Dietary and exercise effects on neural responses to visual food stimuli in overweight and obese adults
Results from human neuroimaging studies consistently demonstrate that obesity is associated with altered neural reward processing of food-relevant cues. These observations have caused some investigators to question whether behavioral interventions such as dietary manipulations or physical activity might modulate processing of food cues in reward-related brain regions. The use of functional magnetic resonance imaging (fMRI) to measure neural responses to visual food stimuli is a commonly utilized paradigm for assessing neural reward responses relating to ingestive behavior of foods in humans. Using this study design, limited evidence suggests that increases in dietary protein and participation in acute and chronic aerobic exercise may modulate reward-related neural responses to visual food stimuli. However, data regarding the reliability of this fMRI-based paradigm to produce consistent results on multiple testing days and time course of responses following a meal have not been systematically studied. These data are critically important for the proper interpretation of existing literature and for the design of future intervention studies using this paradigm. Therefore, the purpose of Study 1(Chapter 2) was to 1) assess the test-retest reliability of fasting-state neural responses to visual food stimuli and 2) document potential meal-induced changes in neural responses up to 4.5 hours after the consumption of a meal in overweight and obese adults. We hypothesized that fasting-state neural responses would demonstrate good to excellent test-retest reliability and that neural responses to visual food stimuli would be suppressed following meal consumption and then would return to fasting-state levels of activation by 4.5 hours after the meal. Our results indicate that visual food stimuli elicits relatively consistent mean or group-level neural activation in reward-associated brain regions including the insula, amygdala, orbitofrontal cortex, caudate, and putamen. However, contrary to our hypotheses, the test-retest reliabilities of these responses were generally poor (high degree of within-subject variability) and responses were relatively unaffected by meal consumption. These results have important implications relating to the design of future studies including observable correlations among study outcomes, sample size determination, and statistical modeling. Being cognizant of these considerations, the purpose of the two randomized crossover trials within this document were to assess the effects of dietary protein and fiber (Study 2, Chapter 3) and dietary protein and acute aerobic exercise (Study 3, Chapter 4) on neural responses to visual food stimuli and appetite in overweight (Study 2) and obese (Study 3) adults. For Study 2, we hypothesized that higher intakes of protein and fiber at breakfast would independently and additively increase fullness and decrease hunger, desire to eat, neural responses to visual food stimuli, and ad libitum energy intake at lunch. For Study 3, we hypothesized that higher protein consumption at dinner would increase fullness and decrease hunger, desire to eat, and neural responses to visual food stimuli similar to our hypotheses in Study 2. We further hypothesized that acute aerobic exercise would decrease fullness and increase hunger, desire to eat, and neural responses to visual food stimuli only when performed prior to the consumption of a normal protein dinner. Higher protein breakfasts in Study 2 transiently decreased desire to eat compared to normal protein breakfasts, and hunger was increased on exercise compared to rest in Study 3. Appetite and neural responses to visual food stimuli were otherwise not influenced by the interventions in either study. Collectively, the results of these intervention studies do not support higher intakes of dietary protein and fiber or acute aerobic exercise as significant modulators of neural reward-based ingestive behavior in overweight and obese adults.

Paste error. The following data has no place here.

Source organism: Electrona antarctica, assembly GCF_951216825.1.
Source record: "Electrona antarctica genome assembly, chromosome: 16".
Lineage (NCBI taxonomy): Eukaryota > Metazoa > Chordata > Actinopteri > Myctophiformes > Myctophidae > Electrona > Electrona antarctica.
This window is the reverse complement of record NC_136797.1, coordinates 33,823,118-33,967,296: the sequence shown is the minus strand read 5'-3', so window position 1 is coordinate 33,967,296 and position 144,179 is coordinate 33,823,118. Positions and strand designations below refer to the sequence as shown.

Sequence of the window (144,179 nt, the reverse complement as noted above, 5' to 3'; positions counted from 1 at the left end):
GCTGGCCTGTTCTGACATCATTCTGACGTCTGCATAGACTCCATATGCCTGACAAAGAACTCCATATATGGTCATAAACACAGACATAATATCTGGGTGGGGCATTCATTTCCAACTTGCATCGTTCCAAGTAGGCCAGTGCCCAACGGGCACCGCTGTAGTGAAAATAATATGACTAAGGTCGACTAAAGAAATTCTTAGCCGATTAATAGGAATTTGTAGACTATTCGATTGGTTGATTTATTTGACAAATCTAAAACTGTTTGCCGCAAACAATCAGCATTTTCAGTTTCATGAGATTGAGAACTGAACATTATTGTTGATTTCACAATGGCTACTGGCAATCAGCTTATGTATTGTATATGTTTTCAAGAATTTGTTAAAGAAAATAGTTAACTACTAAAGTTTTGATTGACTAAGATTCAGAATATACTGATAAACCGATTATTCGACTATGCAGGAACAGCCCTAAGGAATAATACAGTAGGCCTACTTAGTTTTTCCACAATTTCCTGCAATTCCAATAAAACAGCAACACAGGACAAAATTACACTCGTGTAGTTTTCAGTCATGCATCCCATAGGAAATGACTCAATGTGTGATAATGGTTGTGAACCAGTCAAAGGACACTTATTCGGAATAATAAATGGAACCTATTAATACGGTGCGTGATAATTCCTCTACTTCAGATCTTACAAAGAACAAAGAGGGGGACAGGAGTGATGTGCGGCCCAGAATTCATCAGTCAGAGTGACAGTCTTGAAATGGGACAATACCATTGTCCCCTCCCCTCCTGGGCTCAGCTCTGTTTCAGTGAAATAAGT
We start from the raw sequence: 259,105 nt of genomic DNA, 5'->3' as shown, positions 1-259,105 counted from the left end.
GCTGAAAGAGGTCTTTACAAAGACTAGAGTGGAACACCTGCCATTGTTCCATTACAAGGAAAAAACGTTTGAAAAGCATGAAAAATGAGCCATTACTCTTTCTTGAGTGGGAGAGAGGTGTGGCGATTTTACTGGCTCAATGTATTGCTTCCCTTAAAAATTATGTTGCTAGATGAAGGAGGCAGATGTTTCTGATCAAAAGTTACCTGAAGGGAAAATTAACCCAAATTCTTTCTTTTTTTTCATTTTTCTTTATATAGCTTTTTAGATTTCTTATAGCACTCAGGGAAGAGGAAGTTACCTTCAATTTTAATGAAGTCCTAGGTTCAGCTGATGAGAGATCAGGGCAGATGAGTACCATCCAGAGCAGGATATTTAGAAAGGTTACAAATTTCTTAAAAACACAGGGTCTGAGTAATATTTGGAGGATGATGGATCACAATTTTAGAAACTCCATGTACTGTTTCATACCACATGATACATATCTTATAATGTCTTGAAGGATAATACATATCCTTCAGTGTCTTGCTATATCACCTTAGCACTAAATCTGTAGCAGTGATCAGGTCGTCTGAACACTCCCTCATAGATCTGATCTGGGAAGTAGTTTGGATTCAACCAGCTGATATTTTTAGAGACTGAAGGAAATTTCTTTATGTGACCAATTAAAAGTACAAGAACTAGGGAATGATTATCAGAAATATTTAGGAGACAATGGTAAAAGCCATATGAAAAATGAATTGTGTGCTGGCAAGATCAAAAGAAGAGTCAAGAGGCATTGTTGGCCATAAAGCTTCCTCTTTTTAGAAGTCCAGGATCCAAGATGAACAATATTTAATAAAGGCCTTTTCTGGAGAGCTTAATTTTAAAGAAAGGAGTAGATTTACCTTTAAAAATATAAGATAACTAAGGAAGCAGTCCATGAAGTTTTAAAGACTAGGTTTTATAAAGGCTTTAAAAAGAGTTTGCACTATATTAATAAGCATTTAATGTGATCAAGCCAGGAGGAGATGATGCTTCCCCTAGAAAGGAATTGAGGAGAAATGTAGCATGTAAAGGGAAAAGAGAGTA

Campbell, Purdue University.
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